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SETDA urges shift to digital instruction


The report acknowledges that policy changes regarding instructional materials are not enough to ensure that digital content is used in classrooms effectively.

Everyone remembers lugging a 20-pound textbook. But should today’s students still have to consult hefty—and often outdated—printed texts? And should states and districts still pay for resources that few students now find relevant?

A new report says “no”—and it urges states and districts to stop delaying the inevitable shift from print to digital instruction. It also provides examples of how some states are making this shift and overcoming the hurdles this involves.

The report, “Out of Print: Reimagining the K-12 Textbook in a Digital Age,” is produced by the State Educational Technology Directors Association (SETDA) with support from the William and Flora Hewlett Foundation.

According to SETDA, states and districts spend $5.5 billion a year in core instructional content, yet many students are still using textbooks “made up of content that is seven to 10 years old.” In 2012, the organization says, it is still the exception—not the norm—that schools choose to use digital content, which “could be updated much more frequently,” as their primary source for teaching and learning.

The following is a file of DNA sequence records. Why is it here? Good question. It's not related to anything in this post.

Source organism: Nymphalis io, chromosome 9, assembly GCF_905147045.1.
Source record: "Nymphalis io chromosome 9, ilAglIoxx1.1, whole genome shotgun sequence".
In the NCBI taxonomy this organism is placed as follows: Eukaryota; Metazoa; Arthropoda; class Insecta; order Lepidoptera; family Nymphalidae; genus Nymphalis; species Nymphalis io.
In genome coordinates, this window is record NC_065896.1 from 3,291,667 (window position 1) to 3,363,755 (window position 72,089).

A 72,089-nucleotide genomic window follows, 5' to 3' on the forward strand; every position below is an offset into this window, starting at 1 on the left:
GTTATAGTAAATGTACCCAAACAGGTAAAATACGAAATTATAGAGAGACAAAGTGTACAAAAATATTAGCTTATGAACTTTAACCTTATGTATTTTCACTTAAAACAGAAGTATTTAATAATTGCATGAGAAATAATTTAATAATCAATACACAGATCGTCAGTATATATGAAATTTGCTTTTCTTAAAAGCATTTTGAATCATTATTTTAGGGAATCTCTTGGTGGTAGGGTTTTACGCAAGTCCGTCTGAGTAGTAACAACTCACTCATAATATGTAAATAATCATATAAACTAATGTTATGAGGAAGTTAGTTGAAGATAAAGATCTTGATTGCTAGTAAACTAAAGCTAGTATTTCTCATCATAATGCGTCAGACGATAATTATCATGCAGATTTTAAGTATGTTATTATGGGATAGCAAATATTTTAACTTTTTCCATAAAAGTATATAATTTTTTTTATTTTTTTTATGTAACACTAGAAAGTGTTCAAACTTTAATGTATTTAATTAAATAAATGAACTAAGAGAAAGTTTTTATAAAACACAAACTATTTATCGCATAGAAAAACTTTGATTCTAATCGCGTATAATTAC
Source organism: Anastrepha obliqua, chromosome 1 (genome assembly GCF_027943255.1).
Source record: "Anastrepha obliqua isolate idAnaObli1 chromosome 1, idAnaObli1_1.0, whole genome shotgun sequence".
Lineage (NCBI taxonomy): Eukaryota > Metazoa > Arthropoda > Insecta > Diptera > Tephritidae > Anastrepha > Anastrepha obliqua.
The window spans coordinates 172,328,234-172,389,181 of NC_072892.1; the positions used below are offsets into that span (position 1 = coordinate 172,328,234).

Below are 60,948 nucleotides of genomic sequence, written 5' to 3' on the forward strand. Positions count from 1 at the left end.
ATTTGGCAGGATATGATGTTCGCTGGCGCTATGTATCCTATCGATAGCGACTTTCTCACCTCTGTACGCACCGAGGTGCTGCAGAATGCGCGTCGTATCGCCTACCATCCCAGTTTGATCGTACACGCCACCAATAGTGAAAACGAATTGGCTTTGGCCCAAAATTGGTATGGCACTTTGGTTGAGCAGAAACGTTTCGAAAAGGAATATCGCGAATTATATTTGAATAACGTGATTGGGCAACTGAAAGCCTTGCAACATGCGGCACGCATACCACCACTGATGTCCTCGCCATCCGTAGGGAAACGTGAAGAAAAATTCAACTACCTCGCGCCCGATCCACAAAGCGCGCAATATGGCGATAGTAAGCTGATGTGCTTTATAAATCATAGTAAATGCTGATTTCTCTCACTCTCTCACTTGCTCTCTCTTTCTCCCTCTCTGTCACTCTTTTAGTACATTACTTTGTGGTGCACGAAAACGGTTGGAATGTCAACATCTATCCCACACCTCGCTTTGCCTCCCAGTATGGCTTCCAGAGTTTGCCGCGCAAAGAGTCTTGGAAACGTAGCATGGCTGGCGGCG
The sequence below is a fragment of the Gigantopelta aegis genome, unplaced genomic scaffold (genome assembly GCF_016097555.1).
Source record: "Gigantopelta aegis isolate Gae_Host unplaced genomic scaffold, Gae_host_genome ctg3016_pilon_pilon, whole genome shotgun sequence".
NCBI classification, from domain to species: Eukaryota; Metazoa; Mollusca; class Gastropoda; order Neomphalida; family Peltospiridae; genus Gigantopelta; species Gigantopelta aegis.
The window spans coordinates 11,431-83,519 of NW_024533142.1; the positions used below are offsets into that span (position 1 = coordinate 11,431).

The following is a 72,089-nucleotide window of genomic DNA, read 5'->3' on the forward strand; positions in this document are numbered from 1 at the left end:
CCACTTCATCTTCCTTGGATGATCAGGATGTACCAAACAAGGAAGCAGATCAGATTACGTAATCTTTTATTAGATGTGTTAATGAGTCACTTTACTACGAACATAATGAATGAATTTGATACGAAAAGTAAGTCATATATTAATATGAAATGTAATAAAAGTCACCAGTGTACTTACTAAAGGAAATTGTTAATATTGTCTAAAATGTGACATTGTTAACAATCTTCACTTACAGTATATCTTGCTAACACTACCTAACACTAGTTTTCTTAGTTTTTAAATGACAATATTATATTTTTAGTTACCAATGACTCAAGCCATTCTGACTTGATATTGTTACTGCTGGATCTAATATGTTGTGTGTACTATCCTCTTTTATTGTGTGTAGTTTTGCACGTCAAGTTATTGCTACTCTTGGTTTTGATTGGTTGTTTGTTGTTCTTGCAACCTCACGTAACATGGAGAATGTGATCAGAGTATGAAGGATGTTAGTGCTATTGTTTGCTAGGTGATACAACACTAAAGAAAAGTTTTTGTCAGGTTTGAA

For more news about digital instruction, see:

Albuquerque schools embrace ‘techbooks’ instead of textbooks

States moving slowly toward digital textbooks

Textbook-free schools share experiences, insights

SETDA acknowledges there are many reasons why most states and districts haven’t shifted to teaching primarily with digital content, but it says the gap is widening between what technology allows people to do in their personal lives and “how we’re educating our kids.”

The report offers examples of digital and open content/open educational resources (OER) initiatives led by states and districts, including lessons learned from these efforts—and it makes recommendations for policy makers, industry executives, and educators.

According to the report, a total of 22 states have introduced new definitions or funding flexibility that recognize digital materials as legitimate instructional resources; launched a digital textbook initiative; and/or launched an OER program. The keys to starting these initiatives, the report says, is having “strong state leadership, a culture of innovation, a belief in increased local flexibility in spending and content choice, and strong implementation plans.”